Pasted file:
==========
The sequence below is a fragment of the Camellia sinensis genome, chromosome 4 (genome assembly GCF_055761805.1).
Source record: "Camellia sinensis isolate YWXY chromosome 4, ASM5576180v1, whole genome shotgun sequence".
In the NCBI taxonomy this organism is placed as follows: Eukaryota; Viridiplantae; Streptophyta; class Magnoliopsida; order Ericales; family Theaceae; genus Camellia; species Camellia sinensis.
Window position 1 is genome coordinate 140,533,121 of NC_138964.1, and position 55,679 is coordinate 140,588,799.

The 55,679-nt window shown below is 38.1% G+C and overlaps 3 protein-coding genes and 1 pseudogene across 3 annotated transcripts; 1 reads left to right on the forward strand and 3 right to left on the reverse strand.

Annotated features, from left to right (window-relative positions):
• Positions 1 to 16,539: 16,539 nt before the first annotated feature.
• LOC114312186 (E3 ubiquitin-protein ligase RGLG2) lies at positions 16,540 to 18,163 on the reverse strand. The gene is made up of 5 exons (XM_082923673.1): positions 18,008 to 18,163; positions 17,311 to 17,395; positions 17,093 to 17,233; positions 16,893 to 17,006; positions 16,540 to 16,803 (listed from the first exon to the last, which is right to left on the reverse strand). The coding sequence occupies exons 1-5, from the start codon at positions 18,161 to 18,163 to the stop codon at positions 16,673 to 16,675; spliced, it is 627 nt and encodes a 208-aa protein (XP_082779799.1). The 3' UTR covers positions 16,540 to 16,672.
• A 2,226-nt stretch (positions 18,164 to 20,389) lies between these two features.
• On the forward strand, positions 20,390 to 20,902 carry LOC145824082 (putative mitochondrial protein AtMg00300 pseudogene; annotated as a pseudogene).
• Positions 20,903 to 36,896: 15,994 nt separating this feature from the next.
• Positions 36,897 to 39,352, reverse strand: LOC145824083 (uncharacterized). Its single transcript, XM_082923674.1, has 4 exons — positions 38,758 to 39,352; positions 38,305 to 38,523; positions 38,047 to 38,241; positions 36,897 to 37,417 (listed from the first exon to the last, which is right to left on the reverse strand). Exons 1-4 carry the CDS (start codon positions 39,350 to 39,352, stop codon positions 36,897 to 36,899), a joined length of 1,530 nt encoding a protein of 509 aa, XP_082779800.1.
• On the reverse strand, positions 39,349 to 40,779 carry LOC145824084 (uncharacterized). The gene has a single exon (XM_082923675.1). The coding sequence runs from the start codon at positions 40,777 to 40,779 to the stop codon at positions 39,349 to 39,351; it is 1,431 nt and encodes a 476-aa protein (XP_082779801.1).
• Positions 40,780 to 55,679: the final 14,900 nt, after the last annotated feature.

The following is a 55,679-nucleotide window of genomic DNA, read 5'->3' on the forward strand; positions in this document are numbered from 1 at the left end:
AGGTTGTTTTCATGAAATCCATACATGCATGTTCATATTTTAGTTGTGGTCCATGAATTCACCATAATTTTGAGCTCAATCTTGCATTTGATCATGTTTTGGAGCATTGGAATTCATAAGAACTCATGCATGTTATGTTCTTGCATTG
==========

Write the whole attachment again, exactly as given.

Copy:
The sequence below is a fragment of the Camellia sinensis genome, chromosome 4 (genome assembly GCF_055761805.1).
Source record: "Camellia sinensis isolate YWXY chromosome 4, ASM5576180v1, whole genome shotgun sequence".
In the NCBI taxonomy this organism is placed as follows: Eukaryota; Viridiplantae; Streptophyta; class Magnoliopsida; order Ericales; family Theaceae; genus Camellia; species Camellia sinensis.
Window position 1 is genome coordinate 140,533,121 of NC_138964.1, and position 55,679 is coordinate 140,588,799.

The 55,679-nt window shown below is 38.1% G+C and overlaps 3 protein-coding genes and 1 pseudogene across 3 annotated transcripts; 1 reads left to right on the forward strand and 3 right to left on the reverse strand.

Annotated features, from left to right (window-relative positions):
• Positions 1 to 16,539: 16,539 nt before the first annotated feature.
• LOC114312186 (E3 ubiquitin-protein ligase RGLG2) lies at positions 16,540 to 18,163 on the reverse strand. The gene is made up of 5 exons (XM_082923673.1): positions 18,008 to 18,163; positions 17,311 to 17,395; positions 17,093 to 17,233; positions 16,893 to 17,006; positions 16,540 to 16,803 (listed from the first exon to the last, which is right to left on the reverse strand). The coding sequence occupies exons 1-5, from the start codon at positions 18,161 to 18,163 to the stop codon at positions 16,673 to 16,675; spliced, it is 627 nt and encodes a 208-aa protein (XP_082779799.1). The 3' UTR covers positions 16,540 to 16,672.
• A 2,226-nt stretch (positions 18,164 to 20,389) lies between these two features.
• On the forward strand, positions 20,390 to 20,902 carry LOC145824082 (putative mitochondrial protein AtMg00300 pseudogene; annotated as a pseudogene).
• Positions 20,903 to 36,896: 15,994 nt separating this feature from the next.
• Positions 36,897 to 39,352, reverse strand: LOC145824083 (uncharacterized). Its single transcript, XM_082923674.1, has 4 exons — positions 38,758 to 39,352; positions 38,305 to 38,523; positions 38,047 to 38,241; positions 36,897 to 37,417 (listed from the first exon to the last, which is right to left on the reverse strand). Exons 1-4 carry the CDS (start codon positions 39,350 to 39,352, stop codon positions 36,897 to 36,899), a joined length of 1,530 nt encoding a protein of 509 aa, XP_082779800.1.
• On the reverse strand, positions 39,349 to 40,779 carry LOC145824084 (uncharacterized). The gene has a single exon (XM_082923675.1). The coding sequence runs from the start codon at positions 40,777 to 40,779 to the stop codon at positions 39,349 to 39,351; it is 1,431 nt and encodes a 476-aa protein (XP_082779801.1).
• Positions 40,780 to 55,679: the final 14,900 nt, after the last annotated feature.

The following is a 55,679-nucleotide window of genomic DNA, read 5'->3' on the forward strand; positions in this document are numbered from 1 at the left end:
AGGTTGTTTTCATGAAATCCATACATGCATGTTCATATTTTAGTTGTGGTCCATGAATTCACCATAATTTTGAGCTCAATCTTGCATTTGATCATGTTTTGGAGCATTGGAATTCATAAGAACTCATGCATGTTATGTTCTTGCATTG